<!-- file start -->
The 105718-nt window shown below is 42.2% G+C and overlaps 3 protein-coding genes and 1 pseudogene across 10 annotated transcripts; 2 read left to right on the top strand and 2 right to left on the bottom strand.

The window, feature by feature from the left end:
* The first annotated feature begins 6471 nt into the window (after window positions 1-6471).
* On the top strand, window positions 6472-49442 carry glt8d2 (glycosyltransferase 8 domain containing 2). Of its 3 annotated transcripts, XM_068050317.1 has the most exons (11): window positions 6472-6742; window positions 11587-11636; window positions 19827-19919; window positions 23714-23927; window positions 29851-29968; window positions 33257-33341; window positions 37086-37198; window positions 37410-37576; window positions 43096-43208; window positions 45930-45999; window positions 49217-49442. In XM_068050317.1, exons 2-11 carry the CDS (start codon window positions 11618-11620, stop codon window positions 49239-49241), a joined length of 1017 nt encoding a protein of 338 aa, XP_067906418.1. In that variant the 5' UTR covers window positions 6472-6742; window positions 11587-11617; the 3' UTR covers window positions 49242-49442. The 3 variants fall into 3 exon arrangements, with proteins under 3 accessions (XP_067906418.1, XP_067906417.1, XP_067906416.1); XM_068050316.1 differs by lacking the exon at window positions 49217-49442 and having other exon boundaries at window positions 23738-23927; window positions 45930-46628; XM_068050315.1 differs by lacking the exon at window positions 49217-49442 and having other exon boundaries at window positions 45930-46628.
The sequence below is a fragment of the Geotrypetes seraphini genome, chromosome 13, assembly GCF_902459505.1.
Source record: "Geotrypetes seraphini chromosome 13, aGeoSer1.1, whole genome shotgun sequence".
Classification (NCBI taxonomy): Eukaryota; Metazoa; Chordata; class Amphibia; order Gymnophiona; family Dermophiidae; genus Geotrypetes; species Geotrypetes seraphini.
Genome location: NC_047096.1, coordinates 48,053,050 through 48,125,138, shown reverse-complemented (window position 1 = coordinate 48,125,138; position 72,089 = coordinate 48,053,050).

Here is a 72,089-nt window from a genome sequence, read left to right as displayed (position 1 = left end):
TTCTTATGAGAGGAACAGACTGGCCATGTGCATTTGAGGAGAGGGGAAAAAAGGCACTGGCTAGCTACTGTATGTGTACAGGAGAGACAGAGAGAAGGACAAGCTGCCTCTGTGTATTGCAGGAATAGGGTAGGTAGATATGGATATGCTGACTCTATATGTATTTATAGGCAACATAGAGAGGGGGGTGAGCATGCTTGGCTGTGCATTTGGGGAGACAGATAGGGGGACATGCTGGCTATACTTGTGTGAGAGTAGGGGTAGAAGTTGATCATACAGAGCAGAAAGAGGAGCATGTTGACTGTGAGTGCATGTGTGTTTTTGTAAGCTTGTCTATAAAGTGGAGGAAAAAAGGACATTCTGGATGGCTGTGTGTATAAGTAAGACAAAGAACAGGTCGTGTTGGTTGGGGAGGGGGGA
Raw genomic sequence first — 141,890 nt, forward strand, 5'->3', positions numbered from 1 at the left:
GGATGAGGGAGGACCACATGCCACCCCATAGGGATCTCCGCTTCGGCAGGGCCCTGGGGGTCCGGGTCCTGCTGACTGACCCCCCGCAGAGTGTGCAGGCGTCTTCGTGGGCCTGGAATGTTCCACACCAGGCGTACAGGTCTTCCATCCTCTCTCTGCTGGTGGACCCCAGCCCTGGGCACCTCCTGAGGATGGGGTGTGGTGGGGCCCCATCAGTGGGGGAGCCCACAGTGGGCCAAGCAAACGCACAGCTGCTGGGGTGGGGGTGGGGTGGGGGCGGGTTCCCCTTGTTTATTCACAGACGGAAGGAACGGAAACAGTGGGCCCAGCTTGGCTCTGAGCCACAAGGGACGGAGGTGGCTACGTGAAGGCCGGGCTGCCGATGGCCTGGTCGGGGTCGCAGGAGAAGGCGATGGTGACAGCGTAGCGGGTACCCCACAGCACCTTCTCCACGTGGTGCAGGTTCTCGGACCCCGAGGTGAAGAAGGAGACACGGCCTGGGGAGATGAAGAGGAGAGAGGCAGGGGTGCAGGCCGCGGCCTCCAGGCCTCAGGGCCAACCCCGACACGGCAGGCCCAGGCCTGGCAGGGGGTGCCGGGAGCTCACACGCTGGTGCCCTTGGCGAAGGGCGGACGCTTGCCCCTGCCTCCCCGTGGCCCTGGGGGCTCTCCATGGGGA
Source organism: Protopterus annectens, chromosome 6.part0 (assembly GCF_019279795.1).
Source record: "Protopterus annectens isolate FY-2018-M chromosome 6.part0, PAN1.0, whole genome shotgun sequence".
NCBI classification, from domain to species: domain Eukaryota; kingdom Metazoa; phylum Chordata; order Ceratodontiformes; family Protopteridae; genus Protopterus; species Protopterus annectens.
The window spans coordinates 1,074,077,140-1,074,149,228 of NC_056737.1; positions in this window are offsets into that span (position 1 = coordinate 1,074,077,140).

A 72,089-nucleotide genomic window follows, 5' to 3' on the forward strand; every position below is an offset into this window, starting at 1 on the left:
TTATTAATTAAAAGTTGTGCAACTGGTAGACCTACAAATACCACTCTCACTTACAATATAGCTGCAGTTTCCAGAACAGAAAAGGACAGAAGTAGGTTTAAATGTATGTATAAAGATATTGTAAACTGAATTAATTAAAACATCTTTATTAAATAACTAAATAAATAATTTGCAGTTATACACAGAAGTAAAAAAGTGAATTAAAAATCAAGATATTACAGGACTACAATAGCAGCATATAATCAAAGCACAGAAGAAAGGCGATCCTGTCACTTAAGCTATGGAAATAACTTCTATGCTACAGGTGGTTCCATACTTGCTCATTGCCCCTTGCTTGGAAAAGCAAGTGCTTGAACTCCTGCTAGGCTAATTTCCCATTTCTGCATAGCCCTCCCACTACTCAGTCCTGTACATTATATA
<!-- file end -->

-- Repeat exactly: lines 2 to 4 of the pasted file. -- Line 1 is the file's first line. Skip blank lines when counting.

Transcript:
The window, feature by feature from the left end:
* The first annotated feature begins 6471 nt into the window (after window positions 1-6471).
* On the top strand, window positions 6472-49442 carry glt8d2 (glycosyltransferase 8 domain containing 2). Of its 3 annotated transcripts, XM_068050317.1 has the most exons (11): window positions 6472-6742; window positions 11587-11636; window positions 19827-19919; window positions 23714-23927; window positions 29851-29968; window positions 33257-33341; window positions 37086-37198; window positions 37410-37576; window positions 43096-43208; window positions 45930-45999; window positions 49217-49442. In XM_068050317.1, exons 2-11 carry the CDS (start codon window positions 11618-11620, stop codon window positions 49239-49241), a joined length of 1017 nt encoding a protein of 338 aa, XP_067906418.1. In that variant the 5' UTR covers window positions 6472-6742; window positions 11587-11617; the 3' UTR covers window positions 49242-49442. The 3 variants fall into 3 exon arrangements, with proteins under 3 accessions (XP_067906418.1, XP_067906417.1, XP_067906416.1); XM_068050316.1 differs by lacking the exon at window positions 49217-49442 and having other exon boundaries at window positions 23738-23927; window positions 45930-46628; XM_068050315.1 differs by lacking the exon at window positions 49217-49442 and having other exon boundaries at window positions 45930-46628.